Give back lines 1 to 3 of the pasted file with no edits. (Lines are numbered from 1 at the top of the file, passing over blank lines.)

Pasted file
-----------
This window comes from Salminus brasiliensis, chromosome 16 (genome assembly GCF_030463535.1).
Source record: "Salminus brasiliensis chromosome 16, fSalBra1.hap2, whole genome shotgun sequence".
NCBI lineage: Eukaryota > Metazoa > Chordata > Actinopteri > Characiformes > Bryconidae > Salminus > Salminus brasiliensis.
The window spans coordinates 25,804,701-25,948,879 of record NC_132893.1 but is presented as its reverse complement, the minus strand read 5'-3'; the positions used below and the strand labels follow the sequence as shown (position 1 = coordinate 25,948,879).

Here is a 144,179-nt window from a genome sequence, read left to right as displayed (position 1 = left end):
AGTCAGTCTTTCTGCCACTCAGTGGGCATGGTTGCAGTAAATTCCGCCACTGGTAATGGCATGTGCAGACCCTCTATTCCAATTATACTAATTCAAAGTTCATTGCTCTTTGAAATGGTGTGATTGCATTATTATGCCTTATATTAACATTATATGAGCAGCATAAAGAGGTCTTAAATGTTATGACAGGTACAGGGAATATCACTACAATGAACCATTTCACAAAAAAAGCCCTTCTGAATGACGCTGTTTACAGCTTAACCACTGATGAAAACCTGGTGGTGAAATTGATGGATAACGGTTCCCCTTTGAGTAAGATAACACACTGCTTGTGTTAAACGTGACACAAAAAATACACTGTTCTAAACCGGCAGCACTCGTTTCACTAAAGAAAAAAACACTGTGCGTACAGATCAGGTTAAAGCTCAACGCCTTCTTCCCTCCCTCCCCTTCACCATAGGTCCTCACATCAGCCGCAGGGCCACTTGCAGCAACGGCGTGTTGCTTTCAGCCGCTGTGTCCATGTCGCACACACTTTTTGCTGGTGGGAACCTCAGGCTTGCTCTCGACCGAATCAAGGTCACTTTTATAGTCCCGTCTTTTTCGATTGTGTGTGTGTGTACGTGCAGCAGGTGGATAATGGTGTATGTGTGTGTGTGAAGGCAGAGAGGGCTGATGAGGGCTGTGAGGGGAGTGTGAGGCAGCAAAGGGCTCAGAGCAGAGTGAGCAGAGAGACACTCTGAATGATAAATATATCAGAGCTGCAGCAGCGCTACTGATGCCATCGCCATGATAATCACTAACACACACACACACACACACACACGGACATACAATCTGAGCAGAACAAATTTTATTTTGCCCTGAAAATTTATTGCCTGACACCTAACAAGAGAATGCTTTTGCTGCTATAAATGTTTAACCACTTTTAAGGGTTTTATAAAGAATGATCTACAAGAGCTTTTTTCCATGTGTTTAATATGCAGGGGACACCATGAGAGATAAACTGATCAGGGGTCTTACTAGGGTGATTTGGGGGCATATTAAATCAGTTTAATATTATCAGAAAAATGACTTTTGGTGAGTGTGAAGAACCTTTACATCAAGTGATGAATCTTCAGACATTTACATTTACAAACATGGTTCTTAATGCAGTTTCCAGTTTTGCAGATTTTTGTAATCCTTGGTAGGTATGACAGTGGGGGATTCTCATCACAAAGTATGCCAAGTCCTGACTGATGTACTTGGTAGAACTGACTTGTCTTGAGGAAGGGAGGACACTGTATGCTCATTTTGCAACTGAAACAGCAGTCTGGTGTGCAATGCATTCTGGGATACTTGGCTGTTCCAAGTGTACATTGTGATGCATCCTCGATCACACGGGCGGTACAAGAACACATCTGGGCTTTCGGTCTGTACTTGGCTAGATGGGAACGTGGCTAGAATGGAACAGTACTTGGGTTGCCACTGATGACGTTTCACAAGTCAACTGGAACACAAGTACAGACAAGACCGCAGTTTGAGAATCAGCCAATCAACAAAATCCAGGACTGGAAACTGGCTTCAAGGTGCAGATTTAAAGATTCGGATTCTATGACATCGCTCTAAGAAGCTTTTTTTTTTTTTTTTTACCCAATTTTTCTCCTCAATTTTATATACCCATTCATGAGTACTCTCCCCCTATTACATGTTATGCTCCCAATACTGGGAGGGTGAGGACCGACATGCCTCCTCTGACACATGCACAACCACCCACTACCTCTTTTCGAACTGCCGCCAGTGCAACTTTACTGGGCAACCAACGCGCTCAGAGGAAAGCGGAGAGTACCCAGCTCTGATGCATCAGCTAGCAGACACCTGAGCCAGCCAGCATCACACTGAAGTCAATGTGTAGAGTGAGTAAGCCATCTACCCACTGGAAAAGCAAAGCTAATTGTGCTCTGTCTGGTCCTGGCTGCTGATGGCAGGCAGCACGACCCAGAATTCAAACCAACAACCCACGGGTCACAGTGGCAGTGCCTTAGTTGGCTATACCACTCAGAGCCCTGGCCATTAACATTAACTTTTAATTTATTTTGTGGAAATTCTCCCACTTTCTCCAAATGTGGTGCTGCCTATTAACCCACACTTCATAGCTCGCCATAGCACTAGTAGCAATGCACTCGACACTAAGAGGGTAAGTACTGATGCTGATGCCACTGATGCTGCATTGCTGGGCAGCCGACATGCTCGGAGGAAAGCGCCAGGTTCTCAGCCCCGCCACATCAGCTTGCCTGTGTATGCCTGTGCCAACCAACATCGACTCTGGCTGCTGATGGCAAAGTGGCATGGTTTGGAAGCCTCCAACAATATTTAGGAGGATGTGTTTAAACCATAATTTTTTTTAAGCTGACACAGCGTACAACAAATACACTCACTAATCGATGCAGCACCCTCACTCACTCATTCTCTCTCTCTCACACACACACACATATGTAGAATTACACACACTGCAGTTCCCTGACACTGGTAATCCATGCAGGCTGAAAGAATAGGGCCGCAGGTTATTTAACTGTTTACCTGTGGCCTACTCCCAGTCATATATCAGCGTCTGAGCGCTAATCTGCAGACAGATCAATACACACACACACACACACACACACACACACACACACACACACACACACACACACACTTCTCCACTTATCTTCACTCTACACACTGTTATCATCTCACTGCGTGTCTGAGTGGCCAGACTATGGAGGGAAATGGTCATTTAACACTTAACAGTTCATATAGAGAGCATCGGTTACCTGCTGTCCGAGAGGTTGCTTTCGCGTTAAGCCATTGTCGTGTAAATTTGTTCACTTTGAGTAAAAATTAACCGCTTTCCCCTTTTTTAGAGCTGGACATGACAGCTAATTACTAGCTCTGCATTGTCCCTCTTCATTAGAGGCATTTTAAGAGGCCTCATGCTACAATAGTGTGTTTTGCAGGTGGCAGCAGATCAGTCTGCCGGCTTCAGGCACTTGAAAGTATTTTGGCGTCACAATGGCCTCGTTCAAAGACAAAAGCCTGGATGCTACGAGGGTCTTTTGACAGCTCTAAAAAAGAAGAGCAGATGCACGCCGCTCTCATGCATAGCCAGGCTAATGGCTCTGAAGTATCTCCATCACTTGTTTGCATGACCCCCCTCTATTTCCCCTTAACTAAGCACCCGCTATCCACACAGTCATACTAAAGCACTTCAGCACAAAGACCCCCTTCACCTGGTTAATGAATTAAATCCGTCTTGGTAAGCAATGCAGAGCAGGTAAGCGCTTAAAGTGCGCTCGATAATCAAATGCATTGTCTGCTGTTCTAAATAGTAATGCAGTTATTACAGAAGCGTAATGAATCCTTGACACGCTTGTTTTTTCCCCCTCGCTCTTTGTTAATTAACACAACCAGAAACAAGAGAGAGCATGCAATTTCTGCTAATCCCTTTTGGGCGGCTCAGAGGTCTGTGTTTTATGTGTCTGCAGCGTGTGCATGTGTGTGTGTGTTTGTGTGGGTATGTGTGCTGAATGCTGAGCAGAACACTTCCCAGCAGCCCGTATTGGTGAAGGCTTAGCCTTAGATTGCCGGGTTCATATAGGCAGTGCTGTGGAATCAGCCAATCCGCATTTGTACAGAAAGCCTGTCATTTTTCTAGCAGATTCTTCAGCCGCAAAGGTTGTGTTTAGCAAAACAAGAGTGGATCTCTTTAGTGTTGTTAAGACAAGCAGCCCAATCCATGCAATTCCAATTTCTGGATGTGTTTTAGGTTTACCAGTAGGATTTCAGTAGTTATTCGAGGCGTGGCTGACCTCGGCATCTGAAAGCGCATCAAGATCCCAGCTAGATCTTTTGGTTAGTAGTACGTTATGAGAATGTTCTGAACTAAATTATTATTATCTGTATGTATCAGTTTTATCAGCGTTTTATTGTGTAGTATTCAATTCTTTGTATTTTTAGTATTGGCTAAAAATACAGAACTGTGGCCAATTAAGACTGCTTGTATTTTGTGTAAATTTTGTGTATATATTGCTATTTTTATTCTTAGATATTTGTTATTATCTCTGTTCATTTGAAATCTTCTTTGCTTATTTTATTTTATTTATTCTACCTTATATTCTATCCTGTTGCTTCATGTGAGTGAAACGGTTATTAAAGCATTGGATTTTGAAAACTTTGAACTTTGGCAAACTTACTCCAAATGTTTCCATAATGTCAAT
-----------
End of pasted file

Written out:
This window comes from Salminus brasiliensis, chromosome 16 (genome assembly GCF_030463535.1).
Source record: "Salminus brasiliensis chromosome 16, fSalBra1.hap2, whole genome shotgun sequence".
NCBI lineage: Eukaryota > Metazoa > Chordata > Actinopteri > Characiformes > Bryconidae > Salminus > Salminus brasiliensis.